THROUGHOUT OUR Western socities, we all know what we mean by the '60s. They were clearly a challenge to our civilization for which it is hard to find any sensible comparison. The very earth shook, from Berkeley to Bonn. Much of the uneasiness of our day-to-day lives, as well as the shifty improvisations of our democracies, are still dictated by what happened in the '60s. Yet we are unable to fix them.

It ought to be clear without saying that when I talk of the '60s, I do not mean every individual who lived through them. When we speak of the '20s, we do not mean that every woman was a flapper; or of the '50s, that every man wore a gray flannel suit. By labeling the decades -- and it is surprising how they are genuine and not arbitrary divisions -- we mean their distinctive tone. That distinctive tone is set by those among the young who must personally challenge the rules and attitudes of their elders.

I am at the moment -- not at all unwillingly -- revisiting the '60s. A granddaughter whom I have never seen before has just traveled across the Atlantic -- flying alone at the age of 8 from Marseilles, with a change of airlines in Paris, to Washington on her first flight ever. I will be forgiven for thinking that her solo flight across the Atlantic is a saga that rivals that of Amelia Earhart. I fully expected her to arrive in the headgear of an early aviator.

This long-awaited encounter is part of a reencounter during the past month with her father. My son is now 31. He and I had not met for 13 years. A commonplace story, it may seem -- a broken marriage and family, and only an added complication: that 3,000 miles separated the father from his children. (No seeing the children on weekends.) But there is something more interesting to the tale than that.

My son was born in 1950, part of the postwar baby boom. (That was not why he was conceived, I hasten to reassure him. His mother and I did not say: "There is a baby boom, we must join it.") But it did mean that he found himself bang in the middle of the generation which hit us in the '60s. It also meant that I was thrust, like it or not, bang into the middle of them.

Only this need be said of the long drawn-out tussle which he and I then had: Both of us were articulate, neither of us backed down. He stood his ground as a hippie -- which is more than many hippies could or would do under challenge -- I stood my ground as a square. The battle may sometimes have been fierce, but an articulate battle can have at least this worth: Even if it does not immediately yield understanding, the conflict can (if hard-fought) find the ground of a strong mutual respect.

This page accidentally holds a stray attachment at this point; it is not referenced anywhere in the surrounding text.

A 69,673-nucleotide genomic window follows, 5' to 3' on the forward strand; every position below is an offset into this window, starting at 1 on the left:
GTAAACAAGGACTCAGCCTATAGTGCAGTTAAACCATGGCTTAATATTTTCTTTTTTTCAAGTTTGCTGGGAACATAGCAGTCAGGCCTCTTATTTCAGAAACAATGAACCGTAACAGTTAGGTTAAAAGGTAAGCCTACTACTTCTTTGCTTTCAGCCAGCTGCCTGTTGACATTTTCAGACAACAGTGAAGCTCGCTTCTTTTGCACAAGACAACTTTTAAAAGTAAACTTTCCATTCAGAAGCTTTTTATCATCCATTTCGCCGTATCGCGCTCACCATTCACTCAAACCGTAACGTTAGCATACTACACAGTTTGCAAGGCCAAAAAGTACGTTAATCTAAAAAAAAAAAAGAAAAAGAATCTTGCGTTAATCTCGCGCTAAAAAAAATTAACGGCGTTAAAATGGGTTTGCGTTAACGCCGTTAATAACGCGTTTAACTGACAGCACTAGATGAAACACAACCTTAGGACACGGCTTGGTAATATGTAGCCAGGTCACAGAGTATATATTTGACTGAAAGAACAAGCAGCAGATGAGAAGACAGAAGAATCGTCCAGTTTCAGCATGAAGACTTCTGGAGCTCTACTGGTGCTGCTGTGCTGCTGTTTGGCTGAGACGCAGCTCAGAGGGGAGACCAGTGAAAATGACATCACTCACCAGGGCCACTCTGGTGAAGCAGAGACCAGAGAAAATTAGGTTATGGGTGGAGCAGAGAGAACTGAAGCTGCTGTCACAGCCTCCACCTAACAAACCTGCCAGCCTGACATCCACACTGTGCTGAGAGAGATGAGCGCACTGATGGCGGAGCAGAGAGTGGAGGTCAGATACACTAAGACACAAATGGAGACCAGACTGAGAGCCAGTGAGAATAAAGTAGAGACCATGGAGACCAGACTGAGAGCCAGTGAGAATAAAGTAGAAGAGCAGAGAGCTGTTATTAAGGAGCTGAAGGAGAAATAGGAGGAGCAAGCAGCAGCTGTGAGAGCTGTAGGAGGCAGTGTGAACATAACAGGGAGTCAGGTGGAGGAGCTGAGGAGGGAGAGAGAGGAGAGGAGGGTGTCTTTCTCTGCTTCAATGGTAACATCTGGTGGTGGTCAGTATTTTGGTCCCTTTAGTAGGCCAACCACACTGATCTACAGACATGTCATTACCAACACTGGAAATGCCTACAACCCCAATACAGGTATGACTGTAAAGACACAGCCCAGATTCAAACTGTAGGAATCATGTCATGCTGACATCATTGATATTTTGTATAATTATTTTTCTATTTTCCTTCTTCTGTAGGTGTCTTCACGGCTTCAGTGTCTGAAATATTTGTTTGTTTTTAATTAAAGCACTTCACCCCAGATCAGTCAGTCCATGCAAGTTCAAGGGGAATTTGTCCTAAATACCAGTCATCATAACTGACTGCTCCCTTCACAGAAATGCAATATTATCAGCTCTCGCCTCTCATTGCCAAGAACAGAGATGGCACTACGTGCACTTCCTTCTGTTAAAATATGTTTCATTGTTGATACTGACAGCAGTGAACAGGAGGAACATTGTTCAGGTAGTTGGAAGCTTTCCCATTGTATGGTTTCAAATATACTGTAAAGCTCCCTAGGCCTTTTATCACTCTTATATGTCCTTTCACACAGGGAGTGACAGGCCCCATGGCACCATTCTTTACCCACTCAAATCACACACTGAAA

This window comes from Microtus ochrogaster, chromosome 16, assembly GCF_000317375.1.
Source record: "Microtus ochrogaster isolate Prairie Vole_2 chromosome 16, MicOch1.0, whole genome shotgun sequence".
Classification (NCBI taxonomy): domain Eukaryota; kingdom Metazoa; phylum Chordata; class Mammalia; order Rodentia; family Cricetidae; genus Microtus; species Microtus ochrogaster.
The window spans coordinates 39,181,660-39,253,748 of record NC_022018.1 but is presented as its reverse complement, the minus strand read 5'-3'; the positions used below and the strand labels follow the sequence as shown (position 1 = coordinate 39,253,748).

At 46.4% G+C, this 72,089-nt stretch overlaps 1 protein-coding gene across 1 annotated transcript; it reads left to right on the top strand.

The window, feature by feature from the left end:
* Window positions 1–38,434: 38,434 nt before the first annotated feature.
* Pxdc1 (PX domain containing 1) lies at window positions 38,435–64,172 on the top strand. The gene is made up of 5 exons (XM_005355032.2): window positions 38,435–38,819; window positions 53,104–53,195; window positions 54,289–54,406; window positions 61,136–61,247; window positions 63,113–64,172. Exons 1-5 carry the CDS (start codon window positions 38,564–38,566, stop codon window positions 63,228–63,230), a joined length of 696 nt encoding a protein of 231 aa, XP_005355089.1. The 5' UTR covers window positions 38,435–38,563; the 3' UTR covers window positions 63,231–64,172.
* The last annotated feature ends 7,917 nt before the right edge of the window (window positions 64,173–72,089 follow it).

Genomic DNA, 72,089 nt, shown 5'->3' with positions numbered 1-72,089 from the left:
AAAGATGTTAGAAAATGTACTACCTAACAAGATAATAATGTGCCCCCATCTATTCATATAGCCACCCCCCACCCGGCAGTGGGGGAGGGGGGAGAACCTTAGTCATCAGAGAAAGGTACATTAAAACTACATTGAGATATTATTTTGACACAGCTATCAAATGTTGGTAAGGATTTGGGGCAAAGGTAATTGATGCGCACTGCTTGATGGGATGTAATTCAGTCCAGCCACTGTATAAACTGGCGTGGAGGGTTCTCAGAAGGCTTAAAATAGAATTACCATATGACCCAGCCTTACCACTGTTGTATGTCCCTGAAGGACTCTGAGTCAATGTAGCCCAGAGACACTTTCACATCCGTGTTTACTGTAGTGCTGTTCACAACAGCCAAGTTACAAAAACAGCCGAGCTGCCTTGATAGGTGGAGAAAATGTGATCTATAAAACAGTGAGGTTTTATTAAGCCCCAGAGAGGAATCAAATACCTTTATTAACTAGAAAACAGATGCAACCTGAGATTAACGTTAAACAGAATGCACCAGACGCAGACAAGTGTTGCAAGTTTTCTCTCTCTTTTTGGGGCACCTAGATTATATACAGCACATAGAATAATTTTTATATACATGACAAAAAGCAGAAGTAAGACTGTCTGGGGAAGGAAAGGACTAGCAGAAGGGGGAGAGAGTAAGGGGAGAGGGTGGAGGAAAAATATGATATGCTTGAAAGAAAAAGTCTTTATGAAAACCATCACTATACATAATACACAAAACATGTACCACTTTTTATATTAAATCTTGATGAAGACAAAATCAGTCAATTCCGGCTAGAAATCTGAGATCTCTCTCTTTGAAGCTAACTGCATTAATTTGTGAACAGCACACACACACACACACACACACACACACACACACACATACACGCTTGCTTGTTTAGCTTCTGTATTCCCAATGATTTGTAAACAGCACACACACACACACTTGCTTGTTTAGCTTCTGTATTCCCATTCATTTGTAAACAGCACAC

From respect for my son, even where I disagreed with him, I found a respect for the '60s, even where I disagreed with them. He was not then a "plastic hippie," a contemptuous phrase he often used then. He believed in what he preached, trying strenuously to live his ideals, and he still to an unusual extent does so. He poses to me in the most personal and direct way the question: What were the '60s?

What in the '60s was true, what in terms was meretricious? What that was plastic in them have our societies unfortunately kept, what of value in them do our societies seem as unfortunately to have discarded? To this last question, I have no doubt of my answer: There was an idealism in the '60s -- at the heart of them, in the best of them -- which our societies seem to have misplaced.

The first thing to say about the '60s is that they revealed a change in what we mean by generations. We should put aside the too simple idea of a generation gap. Insofar as that was the cause of the conflict in the '60s -- and that was not very far -- it was hardly different from the conflicts of previous generations. What the '60s revealed -- by an unexpected reaction to them -- is that generations now change faster. By about 1972, the younger siblings of the young of the '60s began to be visible. They disdained or rejected how their elder brothers and sisters had behaved and they did so with almost more primness and severity than their parents. "There are no longer simply generation gaps," I remember one American professor saying about 1974, when he had taken a new freshman class, "there are now sibling generation gaps."

The rebellion of the '60s was perhaps the last great confrontation of generations in the old sense -- such a rebellion began in America about 1911, the rebellion to which John Reed of "Reds" belonged -- when the earth on which the elders stood seemed to shake, and a chasm to open between them and their children. But then something unusual happened to the '60s, and I do not think we have yet grasped its significance.

Just when the normal sifting of values between the two generations was about to take place after the confrontation -- some old values kept, others modified, some new values accepted -- along came the younger siblings who were not their parents but also were not their elder brothers and sisters. They did not so much change the battleground -- which is to be expected -- as flatten all contours that had defined it.

To some extent these younger siblings were like jackals, picking over the carcasses of the stricken on both sides. They took what suited their convenience, indifferently, from their parents and from the '60s. We call them the '70s. We also call them the "Me Decade." They would not battle, and they did not; they would not experiment, and they did not. As the '60s had turned on, so the '70s turned in; and their parents, gratful for any peace, turned off.

The '70s took what was convenient to them from the clothes, the hair, the drugs, the music, the sex and the slogans of the '60s, and as they turned them to their profit, there was nothing left to fight about. What had been the banners of the '60s became the bumper stickers of the '70s. They adopted what was convenient in the '60s -- and discarded what was strenuous in them.